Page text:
Vol. 17
November Issue
Year 2016

Science Update

in Vol. 17 - November Issue - Year 2016
Developments in Residual Stress Measurement by X-ray Diffraction

Diffraction occurs when there is a constructive interference of scattered x-rays from atoms arranged periodically in a crystalline material (crystal)

Identifying the residual stress of a gear utilizing the technology of an x-ray diffraction measurement system

The sin2? measurement technique is a common XRD technique used to measure residual stress


The importance of residual stresses in the manufacture and use of engineering components is indisputable. They influence subsequent manufacturing operations, and can affect service life in certain mechanical and chemical environments. Fortunately, potentially damaging Residual Stresses can be managed and beneficial residual stresses can be installed by using controlled thermal and mechanical processes. Analysis of residual stresses requires quantitative data, which in turn requires credible, convenient and reliable tools to measure surface and internal stress. These tools are also available to monitor and assure the quality of parts manufactured with engineered surfaces.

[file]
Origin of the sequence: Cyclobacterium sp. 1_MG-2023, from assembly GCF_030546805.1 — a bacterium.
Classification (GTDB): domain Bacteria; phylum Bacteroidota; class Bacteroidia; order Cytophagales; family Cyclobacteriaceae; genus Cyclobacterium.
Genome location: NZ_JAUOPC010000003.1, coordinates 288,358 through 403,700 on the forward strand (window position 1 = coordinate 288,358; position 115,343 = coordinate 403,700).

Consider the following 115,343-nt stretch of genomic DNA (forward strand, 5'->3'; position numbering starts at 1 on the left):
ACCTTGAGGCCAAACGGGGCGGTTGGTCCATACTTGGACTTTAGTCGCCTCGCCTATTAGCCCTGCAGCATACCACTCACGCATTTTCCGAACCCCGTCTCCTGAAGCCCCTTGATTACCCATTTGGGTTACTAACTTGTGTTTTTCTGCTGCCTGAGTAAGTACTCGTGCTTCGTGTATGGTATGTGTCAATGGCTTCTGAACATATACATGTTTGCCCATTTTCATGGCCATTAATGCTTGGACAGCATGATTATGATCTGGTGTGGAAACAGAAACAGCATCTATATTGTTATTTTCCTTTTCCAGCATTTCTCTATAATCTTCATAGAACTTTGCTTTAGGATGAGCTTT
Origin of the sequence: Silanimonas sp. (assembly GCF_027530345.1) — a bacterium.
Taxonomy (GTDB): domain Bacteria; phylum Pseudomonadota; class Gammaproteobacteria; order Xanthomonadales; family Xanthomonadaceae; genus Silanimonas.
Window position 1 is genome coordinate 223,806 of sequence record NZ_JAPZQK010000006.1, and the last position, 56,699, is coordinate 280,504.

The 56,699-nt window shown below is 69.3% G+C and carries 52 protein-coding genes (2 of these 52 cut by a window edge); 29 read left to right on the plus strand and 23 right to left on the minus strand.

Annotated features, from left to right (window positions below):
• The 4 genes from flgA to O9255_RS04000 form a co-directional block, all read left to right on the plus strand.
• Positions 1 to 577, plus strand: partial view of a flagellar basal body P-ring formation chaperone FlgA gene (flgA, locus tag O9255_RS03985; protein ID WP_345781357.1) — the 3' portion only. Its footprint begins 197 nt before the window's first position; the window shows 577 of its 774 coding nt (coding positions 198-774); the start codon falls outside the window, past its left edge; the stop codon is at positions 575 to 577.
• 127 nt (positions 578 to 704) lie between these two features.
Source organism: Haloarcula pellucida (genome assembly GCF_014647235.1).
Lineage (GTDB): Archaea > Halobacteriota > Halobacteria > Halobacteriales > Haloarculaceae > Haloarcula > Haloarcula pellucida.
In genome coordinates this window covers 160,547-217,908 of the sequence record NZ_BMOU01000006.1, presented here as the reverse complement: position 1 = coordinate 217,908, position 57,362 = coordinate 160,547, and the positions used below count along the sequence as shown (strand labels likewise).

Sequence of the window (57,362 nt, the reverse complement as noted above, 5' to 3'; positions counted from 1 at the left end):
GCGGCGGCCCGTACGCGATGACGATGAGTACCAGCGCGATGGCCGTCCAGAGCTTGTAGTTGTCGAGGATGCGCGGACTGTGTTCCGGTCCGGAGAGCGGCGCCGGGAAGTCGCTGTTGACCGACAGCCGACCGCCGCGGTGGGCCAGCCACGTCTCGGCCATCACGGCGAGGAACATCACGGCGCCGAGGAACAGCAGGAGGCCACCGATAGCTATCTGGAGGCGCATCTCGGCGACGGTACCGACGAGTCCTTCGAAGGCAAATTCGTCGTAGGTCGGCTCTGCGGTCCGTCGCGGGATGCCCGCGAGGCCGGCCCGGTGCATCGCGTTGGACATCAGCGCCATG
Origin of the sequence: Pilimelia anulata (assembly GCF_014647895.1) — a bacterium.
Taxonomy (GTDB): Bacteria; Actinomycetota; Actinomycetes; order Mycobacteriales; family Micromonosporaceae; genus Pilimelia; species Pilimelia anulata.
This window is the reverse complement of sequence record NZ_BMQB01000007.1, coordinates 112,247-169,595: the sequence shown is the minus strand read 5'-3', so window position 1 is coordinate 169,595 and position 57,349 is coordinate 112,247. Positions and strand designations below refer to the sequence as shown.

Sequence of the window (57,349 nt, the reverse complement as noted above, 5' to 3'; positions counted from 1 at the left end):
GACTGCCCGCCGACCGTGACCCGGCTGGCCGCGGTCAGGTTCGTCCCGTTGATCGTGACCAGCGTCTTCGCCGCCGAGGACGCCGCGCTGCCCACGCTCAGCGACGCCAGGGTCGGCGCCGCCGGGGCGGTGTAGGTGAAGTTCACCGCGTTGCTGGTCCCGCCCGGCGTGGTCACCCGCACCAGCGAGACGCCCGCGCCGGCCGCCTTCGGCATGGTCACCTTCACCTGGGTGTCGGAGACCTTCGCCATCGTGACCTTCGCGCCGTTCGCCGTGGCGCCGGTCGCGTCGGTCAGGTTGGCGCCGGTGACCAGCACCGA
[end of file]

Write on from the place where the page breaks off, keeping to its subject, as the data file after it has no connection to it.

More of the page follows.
The measurement of residual stress by X-ray diffraction is supported by detailed and complex mathematics. None of that mathematical support will appear here, but some of its implications will be mentioned. Readers who wish to know more about residual stress, its measurement and its management are encouraged to consult an equipment manufacturer or another experienced expert for further information.

Stress and Strain

Stress is a measure of mechanical force acting over a given cross-sectional area, and cannot be measured directly. Stresses due to applied forces can be calculated, provided the magnitude and direction of the forces and the details of the component are known. Residual stresses are, by their nature, due to forces contained within and reacting within the component. These forces are in balance in the component, and are locally additive with forces resulting from external loads.
Strain represents the component's response to stress. It is measured as the change in a dimension per unit length.
If a mechanical load is applied axially to a test piece having a uniform cross section, the test piece will initially stretch elastically, by an amount proportional to the load. As the test piece elongates, its width and thickness are reduced, by an amount determined by a material constant, Poisson's Ratio. When the load is removed, the test piece will return to its original dimensions. Knowing the cross-sectional area of the test coupon and the loads applied allows the stress (force per unit area) to be calculated. Similarly, the extension of the test piece compared to its original length allows the corresponding strain to be calculated. Given that the relationship between stress and strain is initially linear, the proportionality constant can be calculated. This is the Elastic Constant, or Young's Modulus, and it represents the bulk material.